Yang to the east, yin to the west
Kim Hui-jin felt the urge to look up, but she didn’t dare. Her deaconess had told her a refined bride should stand still, stare at the ground and wait to be told when to move. And, the deaconess whispered, a bride should remember to be as gentle as a lamb.
Kim, still in college, was getting married in front of some 500 guests. But she could only see two people, out of the corner of her eye. These were the traditional deaconesses, both dressed in hanbok, who stood by her side to help her take her deep bows.
“Who would’ve thought I would get married in the traditional way?” said Kim, who observed that she is a member of her school’s hip-hop dance club.
But her husband, a Korean-Australian, wanted to have a traditional wedding and she agreed on the condition that they have a Western-style wedding when they move to Australia.
The essence of a traditional Korean wedding lies in solemn formality. A stern moderator stands between the bride and the groom and reads aloud the marriage vows as the young couple each take turns bowing and taking sips from a wine glass. The bride and groom stand facing each other, with a table between them filled with food and props that symbolize good fortune.
A pair of wild geese (nowadays wooden replicas are used) are placed on the table to represent harmony, happiness and chastity. The blue and red silk cloth that covers the geese represents the principles of yin and yang. The man stands to the east and the woman to the west, and when they bow they are thought to be bringing the dual forces of the cosmos together.
The groom stands tall and proud, wearing a formal durumagi (silk overcoat) over a loosely fitting hanbok. He also wears samogwandae (a type of black hat and leather belt), accessories that, in the past, were reserved for high palace officials, but which commoners are permitted to wear on their wedding day.
The bride looks down modestly at her feet and wears a high-waisted hanbok dress made from silk or hemp.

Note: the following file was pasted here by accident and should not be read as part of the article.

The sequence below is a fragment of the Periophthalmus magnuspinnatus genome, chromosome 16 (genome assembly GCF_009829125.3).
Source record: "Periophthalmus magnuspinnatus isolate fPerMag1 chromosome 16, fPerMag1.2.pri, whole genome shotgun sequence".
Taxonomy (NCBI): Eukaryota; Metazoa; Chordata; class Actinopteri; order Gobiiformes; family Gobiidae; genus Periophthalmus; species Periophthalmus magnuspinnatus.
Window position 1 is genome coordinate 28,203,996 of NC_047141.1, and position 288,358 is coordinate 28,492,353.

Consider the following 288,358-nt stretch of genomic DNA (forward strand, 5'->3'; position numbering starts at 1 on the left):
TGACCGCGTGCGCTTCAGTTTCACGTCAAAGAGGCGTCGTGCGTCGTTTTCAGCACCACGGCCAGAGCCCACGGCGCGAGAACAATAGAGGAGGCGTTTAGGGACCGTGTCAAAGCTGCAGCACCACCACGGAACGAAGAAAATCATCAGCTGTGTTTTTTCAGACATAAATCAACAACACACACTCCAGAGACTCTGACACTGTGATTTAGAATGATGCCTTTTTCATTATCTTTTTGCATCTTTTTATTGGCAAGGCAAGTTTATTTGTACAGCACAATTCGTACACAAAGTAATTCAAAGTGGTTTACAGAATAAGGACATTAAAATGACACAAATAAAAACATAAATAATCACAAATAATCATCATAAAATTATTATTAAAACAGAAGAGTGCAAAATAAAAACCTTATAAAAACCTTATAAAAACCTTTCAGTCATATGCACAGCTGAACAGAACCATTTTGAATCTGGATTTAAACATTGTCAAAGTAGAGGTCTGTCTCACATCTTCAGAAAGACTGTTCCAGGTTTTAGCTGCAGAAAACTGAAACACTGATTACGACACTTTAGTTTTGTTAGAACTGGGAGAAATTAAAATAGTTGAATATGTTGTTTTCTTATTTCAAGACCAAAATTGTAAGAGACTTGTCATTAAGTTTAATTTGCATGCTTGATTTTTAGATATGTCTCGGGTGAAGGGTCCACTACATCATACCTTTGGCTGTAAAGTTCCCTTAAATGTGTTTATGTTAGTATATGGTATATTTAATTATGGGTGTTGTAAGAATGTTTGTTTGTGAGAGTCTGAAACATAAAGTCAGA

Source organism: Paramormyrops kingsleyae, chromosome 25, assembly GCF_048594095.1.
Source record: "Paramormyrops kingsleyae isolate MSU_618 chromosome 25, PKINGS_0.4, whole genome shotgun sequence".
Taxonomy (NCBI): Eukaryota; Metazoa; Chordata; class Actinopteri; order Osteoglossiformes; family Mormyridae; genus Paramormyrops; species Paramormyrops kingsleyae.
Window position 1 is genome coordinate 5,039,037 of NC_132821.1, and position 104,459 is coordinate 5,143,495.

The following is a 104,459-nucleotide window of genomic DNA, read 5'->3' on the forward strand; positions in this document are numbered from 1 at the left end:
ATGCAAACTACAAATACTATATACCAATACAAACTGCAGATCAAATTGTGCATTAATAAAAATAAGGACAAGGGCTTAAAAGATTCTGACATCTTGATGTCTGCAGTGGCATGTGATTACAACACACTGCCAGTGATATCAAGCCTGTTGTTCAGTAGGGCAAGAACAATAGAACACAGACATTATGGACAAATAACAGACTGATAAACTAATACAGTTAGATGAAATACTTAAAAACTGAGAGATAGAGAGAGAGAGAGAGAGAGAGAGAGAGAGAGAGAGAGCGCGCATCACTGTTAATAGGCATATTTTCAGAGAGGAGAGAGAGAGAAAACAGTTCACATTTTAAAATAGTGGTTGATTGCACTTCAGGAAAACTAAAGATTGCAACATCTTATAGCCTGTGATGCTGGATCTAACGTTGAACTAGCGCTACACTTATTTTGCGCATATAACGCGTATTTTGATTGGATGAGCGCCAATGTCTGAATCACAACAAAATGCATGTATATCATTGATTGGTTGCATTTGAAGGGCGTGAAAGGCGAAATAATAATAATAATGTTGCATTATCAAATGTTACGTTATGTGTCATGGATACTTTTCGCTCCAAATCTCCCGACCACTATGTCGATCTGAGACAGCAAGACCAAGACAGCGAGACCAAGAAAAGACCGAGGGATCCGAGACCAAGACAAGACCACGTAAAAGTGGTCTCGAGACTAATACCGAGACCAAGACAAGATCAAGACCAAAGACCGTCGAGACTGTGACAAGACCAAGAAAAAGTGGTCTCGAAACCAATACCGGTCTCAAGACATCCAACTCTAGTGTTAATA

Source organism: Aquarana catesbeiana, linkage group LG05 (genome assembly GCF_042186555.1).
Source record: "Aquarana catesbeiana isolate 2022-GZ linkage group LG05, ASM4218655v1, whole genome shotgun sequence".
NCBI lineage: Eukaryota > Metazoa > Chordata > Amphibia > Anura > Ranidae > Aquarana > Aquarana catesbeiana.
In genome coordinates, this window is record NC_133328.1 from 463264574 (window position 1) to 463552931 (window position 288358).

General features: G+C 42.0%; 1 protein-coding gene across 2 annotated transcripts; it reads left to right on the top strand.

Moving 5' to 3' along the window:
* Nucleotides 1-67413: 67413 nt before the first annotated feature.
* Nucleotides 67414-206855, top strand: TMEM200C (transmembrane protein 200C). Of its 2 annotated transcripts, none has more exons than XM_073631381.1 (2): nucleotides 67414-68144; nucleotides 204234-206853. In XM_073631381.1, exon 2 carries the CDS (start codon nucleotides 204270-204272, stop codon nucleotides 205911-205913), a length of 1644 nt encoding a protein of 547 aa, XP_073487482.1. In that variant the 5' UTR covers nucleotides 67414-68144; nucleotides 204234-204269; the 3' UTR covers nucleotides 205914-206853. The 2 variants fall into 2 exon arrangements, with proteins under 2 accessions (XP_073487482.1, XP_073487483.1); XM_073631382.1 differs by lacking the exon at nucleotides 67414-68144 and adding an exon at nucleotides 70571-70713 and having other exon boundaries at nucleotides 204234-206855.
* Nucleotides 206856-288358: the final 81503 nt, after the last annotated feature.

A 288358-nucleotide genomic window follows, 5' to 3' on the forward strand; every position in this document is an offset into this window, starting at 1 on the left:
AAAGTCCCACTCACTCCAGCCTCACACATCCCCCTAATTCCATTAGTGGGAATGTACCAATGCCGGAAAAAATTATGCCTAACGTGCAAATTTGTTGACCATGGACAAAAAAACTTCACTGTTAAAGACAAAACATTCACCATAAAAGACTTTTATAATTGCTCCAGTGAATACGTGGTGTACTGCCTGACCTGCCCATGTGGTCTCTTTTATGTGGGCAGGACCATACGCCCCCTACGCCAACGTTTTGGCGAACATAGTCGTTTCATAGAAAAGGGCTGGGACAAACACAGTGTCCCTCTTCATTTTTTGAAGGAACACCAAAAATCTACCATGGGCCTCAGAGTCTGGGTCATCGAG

She hides her hands under a long sash decorated with embroidery that depicts flowers and cranes. Her hair is braided under a headpiece. They bring the wine glasses to their lips four times and thank the heavens, the earth, their ancestors and then each other.
In the past, weddings were held at the bride’s house, in the garden. The groom traveled by horse to the bride’s home, and, after the wedding ceremony and three days of rest, he takes his wife in a palanquin to his parents’ house to live.
Marriage gifts were sent to the bride’s home via couriers, before the wedding. The groom presents the wild goose to the bride’s mother. In the past, the wedding ceremony was the first opportunity for the bride and groom to sneak a glance at each other, because traditional weddings were arranged by matchmakers.
After the wedding the bride and groom sit together for a pyebaek, to pay respect to the groom’s parents. The mother-in-law throws jujubes onto the bride’s skirt at this time, as a symbol of her wish that her new daughter-in-law will have many children.
“A wedding ceremony used to start just before sunset, because that is when the yin force of women starts to grow,” said Choi Yeong-gwang, secretary-general at Minsiryun, a civic group that studies and promotes traditional values. “The ceremony used to end around midnight, because that is when yin reaches its peak.”
According to Minsiryun, which organizes traditional wedding ceremonies, such weddings were most popular among elder Korean couples who couldn’t afford to hold weddings when they were younger. But the idea of having a traditional wedding has now spread to younger couples as well and three out of four couples seen by Minsiryun are in their 20s.